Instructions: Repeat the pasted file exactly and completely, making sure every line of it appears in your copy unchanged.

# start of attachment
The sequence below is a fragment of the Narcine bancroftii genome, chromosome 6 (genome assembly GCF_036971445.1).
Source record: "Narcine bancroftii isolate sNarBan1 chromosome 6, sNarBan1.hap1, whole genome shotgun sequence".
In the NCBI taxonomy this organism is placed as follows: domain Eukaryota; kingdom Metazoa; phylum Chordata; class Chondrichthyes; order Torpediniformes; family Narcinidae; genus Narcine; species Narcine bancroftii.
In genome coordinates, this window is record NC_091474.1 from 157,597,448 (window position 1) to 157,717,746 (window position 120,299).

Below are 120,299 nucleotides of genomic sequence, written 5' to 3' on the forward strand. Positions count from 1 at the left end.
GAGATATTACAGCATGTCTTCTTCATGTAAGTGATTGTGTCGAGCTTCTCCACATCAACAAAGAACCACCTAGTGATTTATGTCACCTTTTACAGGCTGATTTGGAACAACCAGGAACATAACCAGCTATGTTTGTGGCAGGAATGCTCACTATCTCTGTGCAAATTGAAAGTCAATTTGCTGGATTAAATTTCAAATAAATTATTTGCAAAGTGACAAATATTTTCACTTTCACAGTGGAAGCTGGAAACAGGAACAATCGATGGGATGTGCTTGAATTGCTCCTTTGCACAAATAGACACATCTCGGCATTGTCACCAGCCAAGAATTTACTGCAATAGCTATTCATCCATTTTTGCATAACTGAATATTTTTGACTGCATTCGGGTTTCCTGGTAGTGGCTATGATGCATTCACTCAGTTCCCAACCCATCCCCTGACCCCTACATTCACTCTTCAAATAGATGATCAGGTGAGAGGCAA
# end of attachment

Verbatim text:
The sequence below is a fragment of the Narcine bancroftii genome, chromosome 6 (genome assembly GCF_036971445.1).
Source record: "Narcine bancroftii isolate sNarBan1 chromosome 6, sNarBan1.hap1, whole genome shotgun sequence".
In the NCBI taxonomy this organism is placed as follows: domain Eukaryota; kingdom Metazoa; phylum Chordata; class Chondrichthyes; order Torpediniformes; family Narcinidae; genus Narcine; species Narcine bancroftii.
In genome coordinates, this window is record NC_091474.1 from 157,597,448 (window position 1) to 157,717,746 (window position 120,299).

Below are 120,299 nucleotides of genomic sequence, written 5' to 3' on the forward strand. Positions count from 1 at the left end.
GAGATATTACAGCATGTCTTCTTCATGTAAGTGATTGTGTCGAGCTTCTCCACATCAACAAAGAACCACCTAGTGATTTATGTCACCTTTTACAGGCTGATTTGGAACAACCAGGAACATAACCAGCTATGTTTGTGGCAGGAATGCTCACTATCTCTGTGCAAATTGAAAGTCAATTTGCTGGATTAAATTTCAAATAAATTATTTGCAAAGTGACAAATATTTTCACTTTCACAGTGGAAGCTGGAAACAGGAACAATCGATGGGATGTGCTTGAATTGCTCCTTTGCACAAATAGACACATCTCGGCATTGTCACCAGCCAAGAATTTACTGCAATAGCTATTCATCCATTTTTGCATAACTGAATATTTTTGACTGCATTCGGGTTTCCTGGTAGTGGCTATGATGCATTCACTCAGTTCCCAACCCATCCCCTGACCCCTACATTCACTCTTCAAATAGATGATCAGGTGAGAGGCAA